Straight men who have sex with men do so for a number of reasons, but in general such activity is about physical release and sexual behaviors, not about attraction or desire for another man.
Transgender people--more specifically, people who were born male but present themselves as female--are Brazil's single most marginalized group.
Although best known for her crusade for women's suffrage, Susan B. Anthony spoke out on a range of feminist issues.
Cross-dressers have often been misunderstood and maligned, especially in societies with rigid gender roles.
The homosexuality of Frederick the Great of Prussia was an open secret during his reign, yet some historians have attempted to deny it or to diminish its significance.
Butch-femme identities are controversial and difficult to define with precision, but both roles subvert prescribed gender and sexual expectations; ultimately, the butch-femme dynamic is a unique way of living and loving.
Compulsory heterosexuality is the assumption that women and men are innately attracted to each other emotionally and sexually and that heterosexuality is universal, a view that leads to an institutional inequality of power that privileges heterosexual males and denigrates women, especially lesbians.
The lesbian "sex wars" of the 1980s, centered on issues of pornography and s/m, constituted one of the most significant debates among second-wave feminists in North America and Europe.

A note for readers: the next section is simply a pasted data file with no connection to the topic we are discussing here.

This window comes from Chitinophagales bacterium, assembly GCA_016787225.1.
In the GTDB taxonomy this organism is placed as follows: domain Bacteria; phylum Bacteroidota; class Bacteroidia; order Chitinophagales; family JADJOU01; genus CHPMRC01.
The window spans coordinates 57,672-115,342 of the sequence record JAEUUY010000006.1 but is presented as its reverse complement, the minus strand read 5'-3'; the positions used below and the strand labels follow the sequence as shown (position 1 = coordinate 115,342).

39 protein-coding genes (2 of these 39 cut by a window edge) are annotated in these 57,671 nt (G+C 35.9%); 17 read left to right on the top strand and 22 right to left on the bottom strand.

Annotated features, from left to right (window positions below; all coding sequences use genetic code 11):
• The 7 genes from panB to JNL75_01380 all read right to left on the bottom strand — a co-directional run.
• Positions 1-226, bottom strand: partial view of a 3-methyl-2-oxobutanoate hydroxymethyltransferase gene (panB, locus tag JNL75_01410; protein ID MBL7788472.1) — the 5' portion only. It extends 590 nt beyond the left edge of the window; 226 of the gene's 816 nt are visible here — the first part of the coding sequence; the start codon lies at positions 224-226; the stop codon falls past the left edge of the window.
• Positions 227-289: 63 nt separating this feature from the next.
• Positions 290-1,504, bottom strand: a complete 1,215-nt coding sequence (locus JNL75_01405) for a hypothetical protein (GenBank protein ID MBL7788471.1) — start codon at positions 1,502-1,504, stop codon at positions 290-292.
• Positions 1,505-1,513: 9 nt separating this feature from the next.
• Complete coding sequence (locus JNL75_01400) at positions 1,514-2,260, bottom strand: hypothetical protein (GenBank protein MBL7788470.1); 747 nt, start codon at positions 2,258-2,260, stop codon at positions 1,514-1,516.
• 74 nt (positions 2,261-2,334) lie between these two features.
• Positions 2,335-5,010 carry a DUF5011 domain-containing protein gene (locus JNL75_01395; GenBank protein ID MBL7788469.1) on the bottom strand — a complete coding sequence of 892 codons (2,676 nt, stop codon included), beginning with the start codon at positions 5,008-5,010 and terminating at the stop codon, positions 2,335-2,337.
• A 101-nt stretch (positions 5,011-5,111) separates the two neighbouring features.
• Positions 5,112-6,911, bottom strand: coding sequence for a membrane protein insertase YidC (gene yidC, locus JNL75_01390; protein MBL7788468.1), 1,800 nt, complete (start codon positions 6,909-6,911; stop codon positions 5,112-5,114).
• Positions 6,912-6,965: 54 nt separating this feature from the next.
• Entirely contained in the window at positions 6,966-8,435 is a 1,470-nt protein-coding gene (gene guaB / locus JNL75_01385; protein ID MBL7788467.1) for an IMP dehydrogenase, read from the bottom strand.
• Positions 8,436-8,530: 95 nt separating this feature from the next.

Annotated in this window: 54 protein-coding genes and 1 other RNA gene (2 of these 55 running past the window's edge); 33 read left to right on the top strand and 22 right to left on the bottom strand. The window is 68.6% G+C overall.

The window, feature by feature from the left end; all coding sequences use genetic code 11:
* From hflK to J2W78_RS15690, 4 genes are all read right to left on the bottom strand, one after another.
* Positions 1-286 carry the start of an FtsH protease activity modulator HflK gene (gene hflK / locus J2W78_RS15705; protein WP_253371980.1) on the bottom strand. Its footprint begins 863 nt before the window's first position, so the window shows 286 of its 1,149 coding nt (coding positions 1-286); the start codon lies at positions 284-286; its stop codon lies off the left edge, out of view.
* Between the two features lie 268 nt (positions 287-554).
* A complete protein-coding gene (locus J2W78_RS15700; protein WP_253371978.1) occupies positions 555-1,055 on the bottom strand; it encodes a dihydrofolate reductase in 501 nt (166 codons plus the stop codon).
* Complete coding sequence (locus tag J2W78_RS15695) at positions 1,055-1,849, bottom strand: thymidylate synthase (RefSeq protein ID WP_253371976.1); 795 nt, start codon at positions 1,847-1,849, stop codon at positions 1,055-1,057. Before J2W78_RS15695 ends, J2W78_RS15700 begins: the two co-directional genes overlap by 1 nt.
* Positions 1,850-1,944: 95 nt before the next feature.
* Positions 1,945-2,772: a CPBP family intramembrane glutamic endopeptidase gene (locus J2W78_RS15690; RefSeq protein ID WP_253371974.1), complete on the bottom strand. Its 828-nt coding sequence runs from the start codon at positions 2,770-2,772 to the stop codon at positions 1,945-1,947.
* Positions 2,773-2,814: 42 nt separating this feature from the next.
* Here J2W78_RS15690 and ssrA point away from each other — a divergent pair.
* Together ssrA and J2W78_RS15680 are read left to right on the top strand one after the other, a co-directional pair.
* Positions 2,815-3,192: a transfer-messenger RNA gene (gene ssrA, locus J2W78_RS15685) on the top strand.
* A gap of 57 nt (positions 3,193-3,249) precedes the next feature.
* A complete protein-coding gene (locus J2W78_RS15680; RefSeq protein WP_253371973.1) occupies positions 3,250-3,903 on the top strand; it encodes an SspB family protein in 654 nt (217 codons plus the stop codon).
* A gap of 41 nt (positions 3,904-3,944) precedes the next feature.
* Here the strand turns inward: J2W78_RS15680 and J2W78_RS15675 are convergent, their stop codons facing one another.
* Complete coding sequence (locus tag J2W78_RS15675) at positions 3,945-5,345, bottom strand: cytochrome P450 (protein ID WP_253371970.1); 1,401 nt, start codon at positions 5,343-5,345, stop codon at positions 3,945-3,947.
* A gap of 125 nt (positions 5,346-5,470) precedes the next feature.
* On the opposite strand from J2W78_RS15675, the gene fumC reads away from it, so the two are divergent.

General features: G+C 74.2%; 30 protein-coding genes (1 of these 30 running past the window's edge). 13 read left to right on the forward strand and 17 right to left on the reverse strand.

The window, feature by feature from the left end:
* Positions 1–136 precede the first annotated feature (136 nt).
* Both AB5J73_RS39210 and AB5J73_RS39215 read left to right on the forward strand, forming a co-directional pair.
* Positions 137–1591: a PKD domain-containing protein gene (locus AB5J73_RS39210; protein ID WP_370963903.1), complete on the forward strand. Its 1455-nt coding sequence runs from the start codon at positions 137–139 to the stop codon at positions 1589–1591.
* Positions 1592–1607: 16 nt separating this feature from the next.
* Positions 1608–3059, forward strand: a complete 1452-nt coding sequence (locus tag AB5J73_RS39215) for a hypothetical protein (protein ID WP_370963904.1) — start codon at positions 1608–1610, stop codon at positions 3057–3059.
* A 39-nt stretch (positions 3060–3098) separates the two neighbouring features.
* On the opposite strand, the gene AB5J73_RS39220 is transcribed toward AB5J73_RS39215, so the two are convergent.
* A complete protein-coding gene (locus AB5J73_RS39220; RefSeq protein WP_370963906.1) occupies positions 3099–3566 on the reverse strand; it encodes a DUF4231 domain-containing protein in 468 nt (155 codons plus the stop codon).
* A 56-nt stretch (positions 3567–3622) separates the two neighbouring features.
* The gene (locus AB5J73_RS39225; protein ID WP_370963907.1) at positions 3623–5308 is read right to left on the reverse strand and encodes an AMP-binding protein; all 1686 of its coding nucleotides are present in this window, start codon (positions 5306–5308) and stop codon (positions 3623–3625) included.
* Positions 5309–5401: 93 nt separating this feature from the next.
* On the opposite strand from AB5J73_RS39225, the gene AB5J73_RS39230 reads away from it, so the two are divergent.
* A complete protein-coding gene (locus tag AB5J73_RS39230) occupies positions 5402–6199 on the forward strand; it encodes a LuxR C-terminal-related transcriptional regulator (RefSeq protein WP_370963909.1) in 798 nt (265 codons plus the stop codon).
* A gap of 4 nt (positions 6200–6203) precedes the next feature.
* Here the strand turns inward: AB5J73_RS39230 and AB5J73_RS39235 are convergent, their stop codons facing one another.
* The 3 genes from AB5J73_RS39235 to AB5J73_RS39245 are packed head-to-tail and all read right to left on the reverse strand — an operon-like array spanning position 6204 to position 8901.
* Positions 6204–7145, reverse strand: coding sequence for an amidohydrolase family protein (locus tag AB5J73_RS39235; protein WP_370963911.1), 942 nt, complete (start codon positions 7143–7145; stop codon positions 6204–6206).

Kasha Jacqueline Nabagesera. Image courtesy The Martin Ennals Award for Human Rights Defenders.
Congratulations to Kasha Jacqueline Nabagesera on receiving the Martin Ennals Human Rights Defenders Award on October 13, 2011 in Geneva, Switzerland. Nabagesera, leader of Freedom to Roam, a Ugandan lesbian group, is the first gay rights activist to receive the award, considered to be second in prestige only to that of the Nobel Peace Prize.
The Martin Ennals Human Rights Defender award is named after the first secretary-general of Amnesty International. The Ennals Foundation is supported by several European governments, including Switzerland, Finland, Germany, Ireland, Norway, Spain, and Sweden, as well as private organizations and individuals. The jury that chose Nabagesera was composed of representatives of ten leading human rights organizations.
Hans Thoolen, chairman of the Martin Ennals Foundation, described Nabagesera as "a leading light, an exceptional woman of a rare courage, fighting under death threat for human dignity."
The award was presented by Kyung-wha Kang, the Deputy High Commissioner of Human Rights, on behalf of Navanthelam Pillay, the United Nations High Commissioner of Human Rights.
In accepting the award, Nabagesera, who has lived with unremitting threats of violence, asserted that "the struggle for human rights is one struggle and no human rights defender should be left to do this work alone. Courage is our virtue, and freedom is our goal." She emphasized that before she was a lesbian, she was a woman, and before she was a woman, she was a human, and that all people are entitled to human rights.
The announcement of the Martin Ennals Award to Nabagesera comes less than a month after fellow Ugandan activist Frank Mugisha received the Rafto Prize from the the Rafto Foundation, a Norwegian human rights organization dedicated to the promotion of intellectual, political, and economic freedom.
Both honors reflect the international concern for the plight of Ugandan glbtq people, who face discrimination, violence, and sometimes death, as in the case of David Kato, the Ugandan activist who was murdered in January. The hatred of gay people in Uganda is epitomized by the country's proposed "Kill the Gays Bill," which is believed to have been promoted by American Evangelical Christians.